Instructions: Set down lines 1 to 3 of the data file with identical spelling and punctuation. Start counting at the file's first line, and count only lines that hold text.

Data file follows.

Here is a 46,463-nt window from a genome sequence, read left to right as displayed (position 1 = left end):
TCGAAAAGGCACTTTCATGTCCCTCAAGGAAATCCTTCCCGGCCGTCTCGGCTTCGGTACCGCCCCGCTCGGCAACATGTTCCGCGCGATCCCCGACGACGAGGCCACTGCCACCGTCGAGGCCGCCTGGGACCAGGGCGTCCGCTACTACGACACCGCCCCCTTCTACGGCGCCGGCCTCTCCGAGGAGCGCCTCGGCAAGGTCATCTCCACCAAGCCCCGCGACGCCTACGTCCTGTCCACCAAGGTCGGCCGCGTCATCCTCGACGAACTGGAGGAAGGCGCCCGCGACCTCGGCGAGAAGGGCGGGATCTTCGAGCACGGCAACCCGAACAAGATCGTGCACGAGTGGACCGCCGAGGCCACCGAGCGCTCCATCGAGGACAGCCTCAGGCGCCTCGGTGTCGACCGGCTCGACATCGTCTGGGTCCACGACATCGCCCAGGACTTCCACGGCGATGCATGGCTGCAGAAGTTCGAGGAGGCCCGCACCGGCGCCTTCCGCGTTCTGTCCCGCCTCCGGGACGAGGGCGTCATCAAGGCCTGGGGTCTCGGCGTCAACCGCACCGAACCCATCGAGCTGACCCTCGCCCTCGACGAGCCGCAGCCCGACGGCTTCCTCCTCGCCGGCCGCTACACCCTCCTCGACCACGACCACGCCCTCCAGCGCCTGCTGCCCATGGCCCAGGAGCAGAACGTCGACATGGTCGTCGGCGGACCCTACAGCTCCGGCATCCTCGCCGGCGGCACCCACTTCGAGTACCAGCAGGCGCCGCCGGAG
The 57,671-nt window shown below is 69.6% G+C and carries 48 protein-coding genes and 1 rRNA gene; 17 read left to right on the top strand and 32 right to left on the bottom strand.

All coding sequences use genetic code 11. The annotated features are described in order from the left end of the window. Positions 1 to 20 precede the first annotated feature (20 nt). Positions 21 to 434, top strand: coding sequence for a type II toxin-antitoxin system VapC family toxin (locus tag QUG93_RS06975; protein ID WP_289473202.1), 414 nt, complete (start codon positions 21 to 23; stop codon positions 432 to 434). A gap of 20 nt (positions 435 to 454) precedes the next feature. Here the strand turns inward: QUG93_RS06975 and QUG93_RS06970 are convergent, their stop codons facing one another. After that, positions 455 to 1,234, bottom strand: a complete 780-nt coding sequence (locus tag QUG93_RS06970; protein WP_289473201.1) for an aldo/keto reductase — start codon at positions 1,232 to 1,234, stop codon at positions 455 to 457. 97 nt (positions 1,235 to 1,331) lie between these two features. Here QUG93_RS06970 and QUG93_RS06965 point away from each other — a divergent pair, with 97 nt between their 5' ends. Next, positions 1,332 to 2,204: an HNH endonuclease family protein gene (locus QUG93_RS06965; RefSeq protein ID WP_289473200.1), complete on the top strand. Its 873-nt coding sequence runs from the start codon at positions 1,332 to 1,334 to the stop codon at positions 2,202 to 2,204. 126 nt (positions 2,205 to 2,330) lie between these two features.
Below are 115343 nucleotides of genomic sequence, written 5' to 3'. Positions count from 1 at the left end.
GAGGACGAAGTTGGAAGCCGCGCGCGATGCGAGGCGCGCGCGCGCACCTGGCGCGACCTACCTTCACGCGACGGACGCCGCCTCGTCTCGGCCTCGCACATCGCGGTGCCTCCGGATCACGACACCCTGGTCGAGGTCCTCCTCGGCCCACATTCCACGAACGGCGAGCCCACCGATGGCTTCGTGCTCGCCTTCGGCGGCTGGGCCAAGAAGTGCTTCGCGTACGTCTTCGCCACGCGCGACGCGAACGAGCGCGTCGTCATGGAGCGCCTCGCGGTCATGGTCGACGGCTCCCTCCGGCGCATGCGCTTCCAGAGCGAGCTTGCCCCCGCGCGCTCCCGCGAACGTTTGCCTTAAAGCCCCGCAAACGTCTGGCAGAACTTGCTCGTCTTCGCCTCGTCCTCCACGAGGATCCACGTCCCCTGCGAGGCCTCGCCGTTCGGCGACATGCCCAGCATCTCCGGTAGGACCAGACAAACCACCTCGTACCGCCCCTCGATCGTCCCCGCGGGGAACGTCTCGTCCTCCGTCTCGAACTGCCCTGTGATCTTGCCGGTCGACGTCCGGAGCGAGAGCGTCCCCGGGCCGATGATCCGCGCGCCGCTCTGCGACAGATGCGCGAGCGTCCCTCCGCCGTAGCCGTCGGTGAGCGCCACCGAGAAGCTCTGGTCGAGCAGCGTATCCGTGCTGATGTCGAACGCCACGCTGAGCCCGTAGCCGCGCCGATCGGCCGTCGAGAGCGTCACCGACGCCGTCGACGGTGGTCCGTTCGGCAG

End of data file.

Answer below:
Here is a 46,463-nt window from a genome sequence, read left to right as displayed (position 1 = left end):
TCGAAAAGGCACTTTCATGTCCCTCAAGGAAATCCTTCCCGGCCGTCTCGGCTTCGGTACCGCCCCGCTCGGCAACATGTTCCGCGCGATCCCCGACGACGAGGCCACTGCCACCGTCGAGGCCGCCTGGGACCAGGGCGTCCGCTACTACGACACCGCCCCCTTCTACGGCGCCGGCCTCTCCGAGGAGCGCCTCGGCAAGGTCATCTCCACCAAGCCCCGCGACGCCTACGTCCTGTCCACCAAGGTCGGCCGCGTCATCCTCGACGAACTGGAGGAAGGCGCCCGCGACCTCGGCGAGAAGGGCGGGATCTTCGAGCACGGCAACCCGAACAAGATCGTGCACGAGTGGACCGCCGAGGCCACCGAGCGCTCCATCGAGGACAGCCTCAGGCGCCTCGGTGTCGACCGGCTCGACATCGTCTGGGTCCACGACATCGCCCAGGACTTCCACGGCGATGCATGGCTGCAGAAGTTCGAGGAGGCCCGCACCGGCGCCTTCCGCGTTCTGTCCCGCCTCCGGGACGAGGGCGTCATCAAGGCCTGGGGTCTCGGCGTCAACCGCACCGAACCCATCGAGCTGACCCTCGCCCTCGACGAGCCGCAGCCCGACGGCTTCCTCCTCGCCGGCCGCTACACCCTCCTCGACCACGACCACGCCCTCCAGCGCCTGCTGCCCATGGCCCAGGAGCAGAACGTCGACATGGTCGTCGGCGGACCCTACAGCTCCGGCATCCTCGCCGGCGGCACCCACTTCGAGTACCAGCAGGCGCCGCCGGAG
The 57,671-nt window shown below is 69.6% G+C and carries 48 protein-coding genes and 1 rRNA gene; 17 read left to right on the top strand and 32 right to left on the bottom strand.